XL bully dogs will be banned by end of the year, Rishi Sunak confirms
| Last updated
Prime Minister Rishi Sunak has said that the American XL bully dog will be banned by the end of the year following a series of attacks this month.
This comes after a recent dog attack which left an 11-year-old girl with serious injuries.
Ana Paun suffered shoulder and arm injuries in the attack by an American bully XL and Staffordshire bull terrier crossbreed puppy in Bordesley Green, Birmingham, last Saturday (9 September).
Two other men were also injured in the attack after the dog broke free from its collar twice.
A West Midlands Police spokeswoman said: “A 60-year-old man has been arrested on suspicion of possessing a dog dangerously out of control.
“He has been bailed with conditions while inquiries continue.”
And earlier today (15 September) the West Midlands Ambulance Service confirmed that a man was fatally attacked by two dogs in Staffordshire.
Emergency services were called to Main Street in Stonnall, just after 3pm on Thursday (14 September), after the man was left seriously injured.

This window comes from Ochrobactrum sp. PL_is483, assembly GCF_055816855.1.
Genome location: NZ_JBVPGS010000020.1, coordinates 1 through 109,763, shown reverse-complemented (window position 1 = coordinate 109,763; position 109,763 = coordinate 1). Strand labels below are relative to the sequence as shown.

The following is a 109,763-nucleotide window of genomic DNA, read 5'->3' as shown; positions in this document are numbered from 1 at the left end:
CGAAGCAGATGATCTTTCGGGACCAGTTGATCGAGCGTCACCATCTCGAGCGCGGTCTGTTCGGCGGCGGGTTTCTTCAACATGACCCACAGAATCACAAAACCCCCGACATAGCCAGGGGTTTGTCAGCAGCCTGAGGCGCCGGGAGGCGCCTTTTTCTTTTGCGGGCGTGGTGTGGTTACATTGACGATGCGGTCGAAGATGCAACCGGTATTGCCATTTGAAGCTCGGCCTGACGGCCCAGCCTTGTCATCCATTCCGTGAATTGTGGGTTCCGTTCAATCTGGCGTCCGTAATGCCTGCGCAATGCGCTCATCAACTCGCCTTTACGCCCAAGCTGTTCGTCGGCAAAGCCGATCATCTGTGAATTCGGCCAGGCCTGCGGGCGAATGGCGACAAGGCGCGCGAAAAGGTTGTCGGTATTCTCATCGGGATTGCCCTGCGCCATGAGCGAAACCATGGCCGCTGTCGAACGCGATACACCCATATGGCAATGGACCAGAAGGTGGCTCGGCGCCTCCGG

The ambulance service later confirmed that the man did not survive the brutal attack.
A spokesman said on Friday morning (15 September): “Upon arrival we found a man who had sustained multiple life-threatening injuries and was in a critical condition.
“Ambulance staff administered advanced life support and advanced trauma care to him at the scene.
“Treatment continued en route to Queen Elizabeth Hospital where he was conveyed by land ambulance for further treatment.
“Unfortunately, after arrival at hospital, despite the best efforts it became clear that nothing more could be done to save him (and) he was confirmed deceased.”
Sunak said in an announcement video posted on social media: "The American XL Bully Dog is a danger to our communities, particularly our children.
"I share the nation's horror at the recent videos we've all seen.
"Yesterday we saw another suspected XL Bully Dog attack, which has tragically led to a fatality.
"It's clear this is not about a handful of badly trained dogs.
"It's a pattern of behaviour and it cannot go on.
"While owners already have a responsibility to keep their dogs under control, I want to reassure people that we are urgently working on ways to stop these attacks and protect the public.
"Today I have tasked ministers to bring together police and experts to firstly define the breed of dog behind these attacks, with a view to then outlawing it.
"It is not currently a breed defined in law, so this vital first step must happen fast.
"We will then ban the breed under the Dangerous Dogs Act and new laws will be in place by the end of the year.
"These dogs are dangerous.
"I want to reassure the public that we will take all necessary steps to keep people safe."